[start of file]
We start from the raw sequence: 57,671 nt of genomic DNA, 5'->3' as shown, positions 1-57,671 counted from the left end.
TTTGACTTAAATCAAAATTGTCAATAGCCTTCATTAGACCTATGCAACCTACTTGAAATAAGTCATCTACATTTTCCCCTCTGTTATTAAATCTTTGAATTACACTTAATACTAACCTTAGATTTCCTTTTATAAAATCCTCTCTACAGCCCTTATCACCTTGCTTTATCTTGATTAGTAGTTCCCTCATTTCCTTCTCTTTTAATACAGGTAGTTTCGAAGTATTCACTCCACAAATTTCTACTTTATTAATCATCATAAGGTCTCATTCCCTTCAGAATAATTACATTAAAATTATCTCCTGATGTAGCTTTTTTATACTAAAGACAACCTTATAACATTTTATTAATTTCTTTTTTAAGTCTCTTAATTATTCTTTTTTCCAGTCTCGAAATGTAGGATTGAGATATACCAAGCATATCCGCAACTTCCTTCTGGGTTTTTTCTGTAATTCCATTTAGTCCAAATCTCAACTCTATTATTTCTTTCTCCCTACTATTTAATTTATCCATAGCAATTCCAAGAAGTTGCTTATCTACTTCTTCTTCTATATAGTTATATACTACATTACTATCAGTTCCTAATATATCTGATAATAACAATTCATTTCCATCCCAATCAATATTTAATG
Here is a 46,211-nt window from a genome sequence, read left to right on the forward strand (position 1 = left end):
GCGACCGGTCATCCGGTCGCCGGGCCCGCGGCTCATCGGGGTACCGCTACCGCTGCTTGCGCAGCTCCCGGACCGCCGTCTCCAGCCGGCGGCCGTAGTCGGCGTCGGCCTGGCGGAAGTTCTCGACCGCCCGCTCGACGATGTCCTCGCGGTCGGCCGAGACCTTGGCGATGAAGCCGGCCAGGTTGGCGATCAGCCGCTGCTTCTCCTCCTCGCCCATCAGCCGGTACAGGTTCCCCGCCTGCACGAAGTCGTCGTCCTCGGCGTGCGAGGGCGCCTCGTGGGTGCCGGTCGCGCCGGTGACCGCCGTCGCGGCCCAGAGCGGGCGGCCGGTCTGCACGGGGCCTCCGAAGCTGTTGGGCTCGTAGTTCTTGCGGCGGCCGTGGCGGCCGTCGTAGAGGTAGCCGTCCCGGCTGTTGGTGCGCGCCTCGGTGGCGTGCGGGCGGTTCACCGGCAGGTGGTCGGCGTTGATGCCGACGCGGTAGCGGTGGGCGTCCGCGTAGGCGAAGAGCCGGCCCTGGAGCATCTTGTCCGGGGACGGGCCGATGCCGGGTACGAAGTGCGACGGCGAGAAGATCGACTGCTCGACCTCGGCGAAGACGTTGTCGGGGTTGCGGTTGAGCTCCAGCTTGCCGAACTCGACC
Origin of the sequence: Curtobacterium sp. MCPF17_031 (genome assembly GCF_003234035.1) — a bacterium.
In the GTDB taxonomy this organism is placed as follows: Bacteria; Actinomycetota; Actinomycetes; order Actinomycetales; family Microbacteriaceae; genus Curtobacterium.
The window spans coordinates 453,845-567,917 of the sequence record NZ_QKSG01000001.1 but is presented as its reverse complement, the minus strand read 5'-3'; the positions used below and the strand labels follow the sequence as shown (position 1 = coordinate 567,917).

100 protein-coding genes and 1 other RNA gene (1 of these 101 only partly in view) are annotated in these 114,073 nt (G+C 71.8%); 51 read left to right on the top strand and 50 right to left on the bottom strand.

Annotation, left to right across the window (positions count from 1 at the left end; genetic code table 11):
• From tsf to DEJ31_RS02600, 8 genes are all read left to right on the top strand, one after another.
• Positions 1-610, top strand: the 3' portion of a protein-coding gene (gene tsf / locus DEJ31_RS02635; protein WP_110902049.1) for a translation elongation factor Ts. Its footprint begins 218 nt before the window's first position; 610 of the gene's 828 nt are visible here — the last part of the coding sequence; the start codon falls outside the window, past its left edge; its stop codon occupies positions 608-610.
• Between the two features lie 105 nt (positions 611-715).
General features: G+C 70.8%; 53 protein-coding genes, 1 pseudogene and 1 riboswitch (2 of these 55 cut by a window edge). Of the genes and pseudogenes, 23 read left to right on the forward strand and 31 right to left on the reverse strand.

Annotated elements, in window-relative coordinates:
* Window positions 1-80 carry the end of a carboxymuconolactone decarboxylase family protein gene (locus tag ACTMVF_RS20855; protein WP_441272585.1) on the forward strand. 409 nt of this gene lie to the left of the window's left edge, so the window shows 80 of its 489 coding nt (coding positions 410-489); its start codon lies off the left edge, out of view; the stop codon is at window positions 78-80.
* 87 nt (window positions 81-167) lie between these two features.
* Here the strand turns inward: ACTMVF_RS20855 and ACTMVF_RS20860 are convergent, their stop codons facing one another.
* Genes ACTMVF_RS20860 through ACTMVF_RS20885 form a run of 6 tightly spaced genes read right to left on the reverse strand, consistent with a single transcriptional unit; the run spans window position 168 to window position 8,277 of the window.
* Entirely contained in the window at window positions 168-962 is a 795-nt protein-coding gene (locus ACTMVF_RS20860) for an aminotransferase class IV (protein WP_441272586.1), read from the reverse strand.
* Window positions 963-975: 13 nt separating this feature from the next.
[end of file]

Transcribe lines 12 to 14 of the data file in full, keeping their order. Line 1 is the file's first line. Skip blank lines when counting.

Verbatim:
• Between the two features lie 105 nt (positions 611-715).
General features: G+C 70.8%; 53 protein-coding genes, 1 pseudogene and 1 riboswitch (2 of these 55 cut by a window edge). Of the genes and pseudogenes, 23 read left to right on the forward strand and 31 right to left on the reverse strand.

Annotated elements, in window-relative coordinates: